Start making your plans for your next trip to Mississippi or New Orleans! Let me know if you need assistance in making arrangements for your stay, and I’ll help you get set up and ready to volunteer!

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Another week nearly through the gate, here on the recovering Mississippi gulf coast. Strangely, there seems to be an armada of airplanes flying directly over my trailer at this very moment. Hmmmm… someone making a movie…??

This past week saw two good friends and fellow volunteers of many years from Wisconsin, Dwight and Dale, spending the week here, helping rebuild a home damage by Hurricane Katrina, over in Biloxi. When they arrived last Saturday morning, I took them on a tour of the coastal area from Gulfport over to Pearlington, on the Louisiana border, so they could get a real good feel for the number Katrina did here on the coast. They worked hard all week, had a good time joking and joshin’ with each other, and seemed to enjoy their week away from the monster Wisconsin winter.

Thursday evening, we got together for supper and conversation, as they related their week’s experiences doing carpentry, re-installing windows that someone else had previously installed rather incorrectly, and trying to install and match siding, something neither had attempted before in their lives. It was a good evening, good food, good conversation, and good fellowship among friends. It was also awesome to be able to spend some quality time visiting with friends from back home, in Wisconsin. Friday evening, after working all day on their project, they packed up and headed back north, to the cold and snow.

Before leaving, the fellows said they would be back; Dale with a Lions Club group, and Dwight, hopefully in October, depending upon his work demands. Dwight says that next time, he would probably prefer to leave the comfortable accommodations of Camp Biloxi, and opt to stay and work over in almost forgotten Pearlington, where no home or structure escaped Katrina’s flood surge. Herbie Ritchie and Larry Randall, Co-Directors of the Pearlington Recovery Center, have organized a grassroots recovery operation there on the Mississippi-Louisiana border, mostly without government help and red tape, to help the families in their small, unincorporated community, to rebuild their homes, one at a time, with volunteer workers and volunteer financial assistance. They have their work cut out for them, but they know that, having dealt with constant delay and disappointment in the rebuilding process during the past 32 months since Katrina paid them a watery and windy visit.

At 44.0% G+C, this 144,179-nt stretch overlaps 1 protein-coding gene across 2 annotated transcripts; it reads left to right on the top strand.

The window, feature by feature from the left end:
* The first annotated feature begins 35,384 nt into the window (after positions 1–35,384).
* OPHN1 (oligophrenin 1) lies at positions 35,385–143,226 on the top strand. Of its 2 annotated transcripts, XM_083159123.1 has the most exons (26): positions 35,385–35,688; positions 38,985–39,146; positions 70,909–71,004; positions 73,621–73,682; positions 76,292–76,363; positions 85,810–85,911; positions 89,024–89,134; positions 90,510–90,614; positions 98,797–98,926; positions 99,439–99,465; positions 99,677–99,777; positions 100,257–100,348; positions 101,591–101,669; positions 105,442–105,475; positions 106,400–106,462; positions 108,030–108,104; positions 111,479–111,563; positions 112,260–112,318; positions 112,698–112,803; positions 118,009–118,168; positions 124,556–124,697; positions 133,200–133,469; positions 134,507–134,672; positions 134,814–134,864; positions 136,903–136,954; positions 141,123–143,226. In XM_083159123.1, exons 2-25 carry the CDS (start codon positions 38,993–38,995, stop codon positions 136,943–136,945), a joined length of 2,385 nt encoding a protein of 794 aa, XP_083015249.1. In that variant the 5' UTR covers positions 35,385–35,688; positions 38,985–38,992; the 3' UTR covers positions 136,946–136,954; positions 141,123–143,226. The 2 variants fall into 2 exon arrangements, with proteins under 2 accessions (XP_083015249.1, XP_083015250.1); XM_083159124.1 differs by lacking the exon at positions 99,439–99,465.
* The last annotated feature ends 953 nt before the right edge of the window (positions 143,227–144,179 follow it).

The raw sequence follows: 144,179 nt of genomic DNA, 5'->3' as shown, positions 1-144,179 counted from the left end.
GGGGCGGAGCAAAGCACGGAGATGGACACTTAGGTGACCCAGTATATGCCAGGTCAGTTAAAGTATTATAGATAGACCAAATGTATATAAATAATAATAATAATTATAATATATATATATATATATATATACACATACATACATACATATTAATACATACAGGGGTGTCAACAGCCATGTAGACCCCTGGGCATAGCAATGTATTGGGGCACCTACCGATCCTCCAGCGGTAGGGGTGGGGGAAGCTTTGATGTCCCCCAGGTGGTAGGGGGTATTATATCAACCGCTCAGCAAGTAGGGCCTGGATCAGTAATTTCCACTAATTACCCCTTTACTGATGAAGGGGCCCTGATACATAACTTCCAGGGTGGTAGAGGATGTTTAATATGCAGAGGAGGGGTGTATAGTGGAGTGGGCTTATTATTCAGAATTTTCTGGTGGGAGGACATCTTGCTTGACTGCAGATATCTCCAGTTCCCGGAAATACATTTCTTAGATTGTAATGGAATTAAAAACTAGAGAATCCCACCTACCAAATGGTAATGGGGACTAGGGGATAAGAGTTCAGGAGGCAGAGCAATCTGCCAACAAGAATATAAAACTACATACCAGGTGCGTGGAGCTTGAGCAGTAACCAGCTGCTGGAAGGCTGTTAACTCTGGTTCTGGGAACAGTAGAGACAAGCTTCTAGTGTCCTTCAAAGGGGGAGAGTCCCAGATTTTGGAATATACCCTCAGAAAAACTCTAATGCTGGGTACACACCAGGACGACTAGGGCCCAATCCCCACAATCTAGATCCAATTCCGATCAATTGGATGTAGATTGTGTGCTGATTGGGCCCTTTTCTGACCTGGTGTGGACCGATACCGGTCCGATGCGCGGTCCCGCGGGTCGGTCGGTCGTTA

As Katrina swept into his community that dark, stormy morning in August of 2005, and the storm surge waters rolled up his driveway and rose into his home, Herbie and his family had to swim for a boat he had been trying to sell, still parked in his front yard, the only saviour close enough to help the family stay alive. They all finally made it into the boat, just barely. Their home still sits unoccupied, still needing final repairs, before they may leave their nearby travel trailer, and, one again, be home.

Dwight and Dale had the opportunity to meet and briefly talk with Herbie last Saturday, about his continuing efforts to help his community get back on its feet. Our two Wisconsin volunteers will be back, this time to help Herbie and his neighbors, and they can use a lot of help from other volunteers from back in Wisconsin.

The Pearlington Recovery Center is pretty much a self-contained volunteer work camp, having bunks, showers, toilets, a tool room, and a kitchen and a large food tent. It’s not fancy, and is probably what you might call ‘rustic,’ but you can stay there very inexpensively (they ask for a $5.00 donation per each day of your stay) while you are volunteering to help breathe life back into the community. They also need financial donations to help purchase building materials for the homes of families of limited financial means. One thing you will love about the place is all the Spanish Moss growing on the Live Oak trees! Absolutely beautiful!

So, to Dwight and Dale, thanks again for coming down to help out families in need, as you have been doing now for at least 10 years in Mississippi. You are to be commended for your generous, caring hearts and terrific human spirits!

Pearlington Recovery Center

Good job, gentlemen, and y’all hurry back now, hear?